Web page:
Seemingly everywhere you look there are birds: in the air, on the cliffs and hiding in nesting burrows on the hillsides.
Mykines really is something special. Geographically the Faroes’s most westerly (and driest) outpost, this rugged isle, barely 10km², is certainly the most enigmatic of the 18 Faroe Islands and the one that ranks, time and again, as the absolute favourite among Faroese and visitors alike.
Looking down the fjord from Sørvágur its craggy cliffs and hills rise precipitously out of the sea in a wall of lush green, turquoise and steely grey, the winds hurrying the clouds across the sky, changing the island’s aspect as frequently as the light.
Depending on the prevailing weather conditions, Mykines can seem bright and inviting or, at other times, sombre and threatening. Approaching across the turbulent waters of the Mykinesfjørður, which separates the island from Vágar, Mykines can appear totally inaccessible, the south coast a remarkable series of unapproachable sheer cliffs and rocky clefts. High above this wall of rock, the peak, Knúkur (560m), bears down over the eastern end of the island, from where two rocky valleys, Borgardalur and Kálvadalur, tumble down to the sea drained by several serpentine rivers.
As the land falls away to the west of the mountain, the rocky outcrops of the interior give way to a luxuriant valley of the deepest green that leads down gently to the island’s only settlement.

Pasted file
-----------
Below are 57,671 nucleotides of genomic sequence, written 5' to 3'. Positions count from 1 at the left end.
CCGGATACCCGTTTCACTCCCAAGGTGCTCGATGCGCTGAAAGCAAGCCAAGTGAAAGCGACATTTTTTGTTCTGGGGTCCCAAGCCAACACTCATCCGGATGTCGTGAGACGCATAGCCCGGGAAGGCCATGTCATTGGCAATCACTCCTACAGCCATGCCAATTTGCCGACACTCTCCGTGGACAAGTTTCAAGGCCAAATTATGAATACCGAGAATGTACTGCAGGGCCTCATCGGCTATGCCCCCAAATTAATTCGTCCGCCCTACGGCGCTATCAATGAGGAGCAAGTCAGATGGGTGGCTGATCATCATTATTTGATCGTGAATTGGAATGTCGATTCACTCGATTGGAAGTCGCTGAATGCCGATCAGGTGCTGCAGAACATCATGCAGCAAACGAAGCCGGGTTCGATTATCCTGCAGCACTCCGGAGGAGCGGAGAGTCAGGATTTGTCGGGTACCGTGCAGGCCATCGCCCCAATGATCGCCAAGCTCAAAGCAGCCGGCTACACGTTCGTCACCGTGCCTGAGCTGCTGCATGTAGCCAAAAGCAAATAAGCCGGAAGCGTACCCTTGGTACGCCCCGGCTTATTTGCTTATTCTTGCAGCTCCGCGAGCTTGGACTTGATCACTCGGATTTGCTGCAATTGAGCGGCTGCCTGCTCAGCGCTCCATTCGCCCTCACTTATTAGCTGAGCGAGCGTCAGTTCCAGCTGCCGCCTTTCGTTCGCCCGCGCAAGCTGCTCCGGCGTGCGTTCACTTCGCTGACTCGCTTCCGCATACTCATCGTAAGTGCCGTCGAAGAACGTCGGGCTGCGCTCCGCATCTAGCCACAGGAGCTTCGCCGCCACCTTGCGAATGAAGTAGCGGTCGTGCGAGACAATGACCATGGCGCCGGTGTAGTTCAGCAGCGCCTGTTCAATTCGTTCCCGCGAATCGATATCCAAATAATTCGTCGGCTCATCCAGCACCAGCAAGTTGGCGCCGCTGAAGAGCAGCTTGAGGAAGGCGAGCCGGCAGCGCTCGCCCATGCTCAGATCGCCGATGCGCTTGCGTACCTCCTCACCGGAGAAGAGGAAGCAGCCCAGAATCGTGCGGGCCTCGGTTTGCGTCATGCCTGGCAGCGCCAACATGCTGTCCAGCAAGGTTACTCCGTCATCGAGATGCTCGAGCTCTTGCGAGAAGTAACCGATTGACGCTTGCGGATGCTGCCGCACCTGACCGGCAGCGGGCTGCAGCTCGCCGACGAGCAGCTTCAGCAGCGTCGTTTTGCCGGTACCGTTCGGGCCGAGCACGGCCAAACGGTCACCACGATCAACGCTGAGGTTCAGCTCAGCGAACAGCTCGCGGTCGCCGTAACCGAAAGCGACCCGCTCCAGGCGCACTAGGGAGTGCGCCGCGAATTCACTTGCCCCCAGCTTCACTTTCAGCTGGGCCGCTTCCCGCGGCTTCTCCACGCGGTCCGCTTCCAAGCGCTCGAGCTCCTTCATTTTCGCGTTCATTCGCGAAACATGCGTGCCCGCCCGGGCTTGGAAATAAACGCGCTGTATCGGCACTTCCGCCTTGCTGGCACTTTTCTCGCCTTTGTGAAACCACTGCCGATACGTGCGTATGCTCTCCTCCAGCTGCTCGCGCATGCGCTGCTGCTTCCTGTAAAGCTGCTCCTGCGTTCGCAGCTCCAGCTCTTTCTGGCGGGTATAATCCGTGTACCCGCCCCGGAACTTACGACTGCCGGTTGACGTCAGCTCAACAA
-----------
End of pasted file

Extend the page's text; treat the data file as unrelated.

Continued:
Some 150m below the village, hemmed into an alarmingly narrow cleft full of jagged reefs, the landing stage is regularly battered by the crashing Atlantic surf and surging waves; arrival in Mykines is not only an adventure but also something of an unpredictability, since, with southwesterly winds, the ferry may not be able to steer into the tiny harbour despite having sailed from Sørvágur with that very intention. It’s not unknown for the island to be cut off for days, even a week or so, during particularly stormy weather.
Charming though Mykines village is, it’s the tremendous profusion of summer birdlife that is the real draw here. Seemingly everywhere you look there are birds: in the air, on the cliffs and hiding in nesting burrows on the hillsides. Indeed, the western point of the island beyond the harbour, known as Lambi, is a favourite location for puffin who gather here in uncountable numbers between mid-April and mid- to late August to hatch and rear their young – Mykines is the only place in the Faroes where they are protected and cannot be hunted.
Beyond here, a narrow footbridge leads across to the neighbouring rectangular islet, Mykineshólmur, where the rock stacks, Píkarsdrangur and Flatidrangur, and surrounding cliffs are home to the Faroes’s only colony of gannets. The gannets are present between late January and October, after when the young birds migrate to Morocco for the winter, the older ones preferring to winter out at sea closer to the Faroes.
Incidentally, the correct pronunciation of the island’s name is ‘mitchiness’ and not ‘mikiness’; armed with this fact you’re bound to impress the locals.